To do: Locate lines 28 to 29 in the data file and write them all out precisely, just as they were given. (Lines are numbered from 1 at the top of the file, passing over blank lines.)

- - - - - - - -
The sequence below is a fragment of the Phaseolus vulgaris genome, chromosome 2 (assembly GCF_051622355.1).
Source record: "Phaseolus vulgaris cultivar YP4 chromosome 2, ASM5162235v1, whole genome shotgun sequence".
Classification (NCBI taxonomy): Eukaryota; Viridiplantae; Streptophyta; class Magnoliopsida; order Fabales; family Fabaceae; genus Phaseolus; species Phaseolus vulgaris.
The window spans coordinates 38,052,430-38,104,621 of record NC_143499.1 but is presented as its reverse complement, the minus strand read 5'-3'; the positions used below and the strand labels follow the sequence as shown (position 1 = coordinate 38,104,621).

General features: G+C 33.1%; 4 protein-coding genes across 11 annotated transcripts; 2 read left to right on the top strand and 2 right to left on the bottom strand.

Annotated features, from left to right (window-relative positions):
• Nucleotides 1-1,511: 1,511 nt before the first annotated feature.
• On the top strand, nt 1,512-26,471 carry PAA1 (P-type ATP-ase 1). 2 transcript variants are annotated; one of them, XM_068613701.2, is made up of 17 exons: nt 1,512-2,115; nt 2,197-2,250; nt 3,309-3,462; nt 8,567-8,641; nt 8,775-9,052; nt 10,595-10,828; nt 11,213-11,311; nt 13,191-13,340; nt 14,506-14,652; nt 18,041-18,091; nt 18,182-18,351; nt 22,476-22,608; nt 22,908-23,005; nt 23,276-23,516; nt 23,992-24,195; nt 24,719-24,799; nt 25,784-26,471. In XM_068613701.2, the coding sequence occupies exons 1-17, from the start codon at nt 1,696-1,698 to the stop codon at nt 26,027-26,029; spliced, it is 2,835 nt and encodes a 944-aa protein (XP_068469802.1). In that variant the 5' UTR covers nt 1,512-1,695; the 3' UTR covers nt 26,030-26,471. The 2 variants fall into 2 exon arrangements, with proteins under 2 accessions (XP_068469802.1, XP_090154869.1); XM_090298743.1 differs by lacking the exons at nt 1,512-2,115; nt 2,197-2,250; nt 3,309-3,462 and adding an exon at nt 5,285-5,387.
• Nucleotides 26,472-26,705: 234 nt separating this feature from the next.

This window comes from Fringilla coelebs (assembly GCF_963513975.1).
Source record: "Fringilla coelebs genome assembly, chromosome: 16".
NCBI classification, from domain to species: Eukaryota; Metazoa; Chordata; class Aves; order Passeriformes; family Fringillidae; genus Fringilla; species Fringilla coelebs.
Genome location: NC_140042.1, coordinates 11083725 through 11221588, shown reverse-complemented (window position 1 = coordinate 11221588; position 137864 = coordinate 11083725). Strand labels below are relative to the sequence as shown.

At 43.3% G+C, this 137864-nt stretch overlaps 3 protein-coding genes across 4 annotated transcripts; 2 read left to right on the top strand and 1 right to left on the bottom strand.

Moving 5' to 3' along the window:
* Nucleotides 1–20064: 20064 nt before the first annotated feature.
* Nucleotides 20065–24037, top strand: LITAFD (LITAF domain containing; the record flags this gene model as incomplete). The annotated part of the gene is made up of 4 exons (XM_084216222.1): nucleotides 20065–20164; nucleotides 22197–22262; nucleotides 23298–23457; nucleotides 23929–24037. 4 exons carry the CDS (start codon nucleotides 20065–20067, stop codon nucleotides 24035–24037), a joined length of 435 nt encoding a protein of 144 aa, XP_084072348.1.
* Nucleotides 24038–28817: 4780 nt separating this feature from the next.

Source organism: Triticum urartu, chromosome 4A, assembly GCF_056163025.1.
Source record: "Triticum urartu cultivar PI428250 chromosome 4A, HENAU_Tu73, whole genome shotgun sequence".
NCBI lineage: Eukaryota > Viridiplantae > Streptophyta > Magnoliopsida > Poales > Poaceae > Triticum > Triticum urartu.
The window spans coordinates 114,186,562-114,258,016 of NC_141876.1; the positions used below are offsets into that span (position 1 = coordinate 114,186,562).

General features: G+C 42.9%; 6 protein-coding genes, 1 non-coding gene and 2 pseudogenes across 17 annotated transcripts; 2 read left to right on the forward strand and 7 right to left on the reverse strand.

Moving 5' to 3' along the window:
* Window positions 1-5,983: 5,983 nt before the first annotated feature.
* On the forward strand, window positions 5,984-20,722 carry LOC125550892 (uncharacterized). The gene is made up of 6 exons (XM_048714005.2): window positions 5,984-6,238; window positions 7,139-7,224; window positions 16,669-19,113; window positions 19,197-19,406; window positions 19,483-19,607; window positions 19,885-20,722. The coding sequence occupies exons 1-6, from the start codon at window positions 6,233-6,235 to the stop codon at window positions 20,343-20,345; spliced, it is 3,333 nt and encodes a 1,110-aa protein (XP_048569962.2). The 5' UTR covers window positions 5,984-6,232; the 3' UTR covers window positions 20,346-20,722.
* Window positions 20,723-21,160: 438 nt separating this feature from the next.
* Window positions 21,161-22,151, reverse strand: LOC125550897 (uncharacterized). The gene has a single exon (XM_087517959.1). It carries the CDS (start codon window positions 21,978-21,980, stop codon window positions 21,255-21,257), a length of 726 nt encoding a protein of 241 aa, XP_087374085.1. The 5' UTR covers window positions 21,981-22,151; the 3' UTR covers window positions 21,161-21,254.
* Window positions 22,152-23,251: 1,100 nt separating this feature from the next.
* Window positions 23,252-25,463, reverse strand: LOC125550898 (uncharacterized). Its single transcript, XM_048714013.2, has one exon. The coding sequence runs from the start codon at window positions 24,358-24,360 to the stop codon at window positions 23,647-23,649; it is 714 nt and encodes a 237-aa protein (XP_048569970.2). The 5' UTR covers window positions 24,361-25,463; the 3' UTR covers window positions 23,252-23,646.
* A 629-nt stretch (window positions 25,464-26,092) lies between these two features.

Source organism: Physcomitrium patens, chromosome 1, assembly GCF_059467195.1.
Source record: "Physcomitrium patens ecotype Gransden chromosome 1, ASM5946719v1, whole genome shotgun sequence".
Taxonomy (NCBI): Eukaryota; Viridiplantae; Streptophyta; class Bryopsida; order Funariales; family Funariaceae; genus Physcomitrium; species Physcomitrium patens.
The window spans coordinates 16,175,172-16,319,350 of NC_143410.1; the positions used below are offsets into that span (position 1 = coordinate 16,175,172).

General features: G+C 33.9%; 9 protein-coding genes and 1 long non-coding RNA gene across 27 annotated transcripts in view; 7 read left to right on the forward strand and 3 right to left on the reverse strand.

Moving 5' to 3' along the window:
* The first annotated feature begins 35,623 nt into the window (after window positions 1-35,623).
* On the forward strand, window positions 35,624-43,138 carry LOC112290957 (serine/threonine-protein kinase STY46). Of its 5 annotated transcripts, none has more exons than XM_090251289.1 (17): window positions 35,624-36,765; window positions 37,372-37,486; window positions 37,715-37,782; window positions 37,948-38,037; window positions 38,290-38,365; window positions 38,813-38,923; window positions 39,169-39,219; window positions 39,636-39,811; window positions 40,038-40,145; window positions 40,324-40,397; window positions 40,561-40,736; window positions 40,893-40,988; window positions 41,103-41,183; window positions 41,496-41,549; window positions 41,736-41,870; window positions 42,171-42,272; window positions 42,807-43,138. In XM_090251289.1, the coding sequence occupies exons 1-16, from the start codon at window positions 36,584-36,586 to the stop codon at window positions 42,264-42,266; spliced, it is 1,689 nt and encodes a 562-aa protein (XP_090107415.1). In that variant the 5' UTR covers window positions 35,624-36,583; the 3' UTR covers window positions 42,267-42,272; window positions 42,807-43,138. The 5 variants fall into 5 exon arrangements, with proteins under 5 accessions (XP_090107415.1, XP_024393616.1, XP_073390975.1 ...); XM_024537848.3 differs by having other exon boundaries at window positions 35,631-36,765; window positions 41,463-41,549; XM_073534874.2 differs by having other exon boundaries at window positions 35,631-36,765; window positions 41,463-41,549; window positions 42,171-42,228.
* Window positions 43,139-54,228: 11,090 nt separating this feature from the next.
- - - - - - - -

* Window positions 21,161-22,151, reverse strand: LOC125550897 (uncharacterized). The gene has a single exon (XM_087517959.1). It carries the CDS (start codon window positions 21,978-21,980, stop codon window positions 21,255-21,257), a length of 726 nt encoding a protein of 241 aa, XP_087374085.1. The 5' UTR covers window positions 21,981-22,151; the 3' UTR covers window positions 21,161-21,254.
* Window positions 22,152-23,251: 1,100 nt separating this feature from the next.